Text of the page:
There’s an old trope that Torontonians are cut off from Lake Ontario. That we have turned our backs on the lake. That the Gardiner Expressway, Lakeshore Boulevard, or lines of condos create a barrier that keeps residents away from the water.
It’s not true.
The Toronto waterfront is packed with people, especially out on the water. On our boat patrols this summer, we’ve seen more people paddling and sailing than sitting at beaches, even on hot days.
And those lines of condos? People want to live there because the views of the lake are stunning. Those waterfront skyscrapers aren’t a barrier to public access. They are a form of public access.
This is where cultures are clashing.
Fifty years ago, people were willing to tolerate pollution. They wrote off Lake Ontario. “It’s a working lake,” they’d say as they wrinkled up their noses and fled for cottage country.
That’s not possible anymore. Cottage country is out of reach for most people, yet more of us want to be by the water than ever before. They want to go to the lake right here in their own backyards. And they want it to be clean.
In the last decade, the number of Ontarians who have spent time near the water or at a beach has doubled. Toronto helped to make that possible.
Starting in the 1980s, Toronto invested in infrastructure improvements, with financial assistance and regulatory pressure from the province and federal government. That work helped to make places like Woodbine Beach swimmable again. It helped to bring people back to the lake.
Now, population growth, climate change, and sluggish investment in infrastructure are fuelling concerns about sewage pollution. We are seeing tampons and condoms and sewage in the lake, where we should be seeing fish and birds and people.
This time, there is no cottage country escape. There is only Lake Ontario. And Toronto needs to rise to the occasion.
People need more information
Beach goers can be confident that the red/ green flags they see tell them what water quality was like yesterday morning when samples were collected. But for the thousands of people who are kayak-rolling and windsurfing their way around Toronto, water quality is a total mystery.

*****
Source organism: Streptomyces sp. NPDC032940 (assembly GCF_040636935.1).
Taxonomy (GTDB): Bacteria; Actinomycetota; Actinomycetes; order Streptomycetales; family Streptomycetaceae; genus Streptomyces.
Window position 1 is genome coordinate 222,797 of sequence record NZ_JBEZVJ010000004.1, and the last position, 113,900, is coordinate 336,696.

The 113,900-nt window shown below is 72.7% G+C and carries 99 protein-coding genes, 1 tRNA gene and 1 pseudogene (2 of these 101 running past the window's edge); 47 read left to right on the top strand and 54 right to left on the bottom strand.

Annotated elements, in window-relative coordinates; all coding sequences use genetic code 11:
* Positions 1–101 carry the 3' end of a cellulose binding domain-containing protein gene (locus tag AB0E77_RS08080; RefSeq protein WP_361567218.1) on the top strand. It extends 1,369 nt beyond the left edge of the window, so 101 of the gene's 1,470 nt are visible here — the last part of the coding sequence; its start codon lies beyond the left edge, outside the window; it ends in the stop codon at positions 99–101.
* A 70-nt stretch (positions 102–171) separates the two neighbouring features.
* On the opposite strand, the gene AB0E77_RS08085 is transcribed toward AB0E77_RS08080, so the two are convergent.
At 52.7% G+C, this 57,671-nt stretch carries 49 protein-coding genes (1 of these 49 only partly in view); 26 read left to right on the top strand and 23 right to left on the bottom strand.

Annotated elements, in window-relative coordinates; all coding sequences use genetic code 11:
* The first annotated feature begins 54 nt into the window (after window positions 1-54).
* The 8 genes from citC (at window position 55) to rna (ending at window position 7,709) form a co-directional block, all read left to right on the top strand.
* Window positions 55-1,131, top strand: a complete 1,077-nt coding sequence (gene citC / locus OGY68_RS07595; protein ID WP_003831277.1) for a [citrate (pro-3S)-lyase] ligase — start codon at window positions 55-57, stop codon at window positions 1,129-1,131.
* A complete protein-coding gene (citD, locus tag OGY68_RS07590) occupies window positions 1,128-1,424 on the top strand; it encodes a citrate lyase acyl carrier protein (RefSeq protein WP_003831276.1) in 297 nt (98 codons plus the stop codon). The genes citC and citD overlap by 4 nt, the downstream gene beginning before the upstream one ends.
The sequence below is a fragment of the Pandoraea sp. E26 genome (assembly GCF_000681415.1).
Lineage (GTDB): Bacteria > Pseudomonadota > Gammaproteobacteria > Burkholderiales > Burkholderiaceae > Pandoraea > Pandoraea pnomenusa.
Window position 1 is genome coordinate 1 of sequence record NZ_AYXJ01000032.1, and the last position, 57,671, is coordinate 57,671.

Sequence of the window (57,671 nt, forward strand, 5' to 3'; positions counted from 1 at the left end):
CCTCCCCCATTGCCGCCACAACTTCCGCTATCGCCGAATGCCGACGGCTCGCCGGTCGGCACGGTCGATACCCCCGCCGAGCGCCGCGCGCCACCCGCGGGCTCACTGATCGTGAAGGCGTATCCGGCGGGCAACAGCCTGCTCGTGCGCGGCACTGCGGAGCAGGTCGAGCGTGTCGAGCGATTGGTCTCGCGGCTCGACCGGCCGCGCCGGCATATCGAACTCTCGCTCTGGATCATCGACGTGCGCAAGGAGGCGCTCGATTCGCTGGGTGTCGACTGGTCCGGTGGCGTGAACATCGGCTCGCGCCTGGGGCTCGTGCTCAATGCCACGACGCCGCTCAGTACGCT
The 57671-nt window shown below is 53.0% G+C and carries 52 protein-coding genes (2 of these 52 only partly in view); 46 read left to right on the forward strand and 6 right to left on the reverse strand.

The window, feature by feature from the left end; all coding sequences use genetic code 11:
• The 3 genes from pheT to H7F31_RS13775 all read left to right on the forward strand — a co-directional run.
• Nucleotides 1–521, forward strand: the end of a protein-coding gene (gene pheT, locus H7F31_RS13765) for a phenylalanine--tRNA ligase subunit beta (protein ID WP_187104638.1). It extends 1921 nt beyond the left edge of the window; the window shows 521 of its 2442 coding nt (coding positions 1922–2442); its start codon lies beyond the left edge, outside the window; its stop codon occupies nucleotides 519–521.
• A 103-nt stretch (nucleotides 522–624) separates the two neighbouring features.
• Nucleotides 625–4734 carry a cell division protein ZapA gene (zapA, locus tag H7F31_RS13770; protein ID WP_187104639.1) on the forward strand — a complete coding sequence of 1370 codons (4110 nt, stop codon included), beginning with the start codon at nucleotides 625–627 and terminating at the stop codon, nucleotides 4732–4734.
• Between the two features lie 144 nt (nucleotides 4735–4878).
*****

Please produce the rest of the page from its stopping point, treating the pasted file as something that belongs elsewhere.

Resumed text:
“How is Lake Ontario doing? Is it clean or dirty? Are the Great Lakes getting better or worse?” people ask us constantly.
Those are tough questions to answer. Water quality is like the weather – it's always changing.
There are stunningly beautiful days on the water, like the one I had yesterday.
Then there are stories of eye infection (Toronto Island, last weekend) and condom sightings that make Lake Ontario sound like a terrible place, one to be avoided at all costs.
Only 3% of the city’s waterfront is actually tested for water quality. All those locations are beaches. None are in the inner harbour.
With more than 200 water-based organizations in the downtown area alone, getting better information about water quality to the public should be the top priority on the waterfront.
It’s been more than two years since we first asked the City of Toronto to start alerting the public when wet weather, bypasses, or sewage spills may affect water quality. We’ve been told the new alerts system is coming any day now... our fingers are crossed.
The next step, of course, is to increase water quality monitoring in Toronto. When water meets government standards, then let’s enjoy the harbour. When water doesn’t meet government standards, let’s make sure our friends and family are kept healthy. It’s not rocket science. It’s city building.
Toronto’s waterfront has come a long way in the last 20 years. We can’t let up now.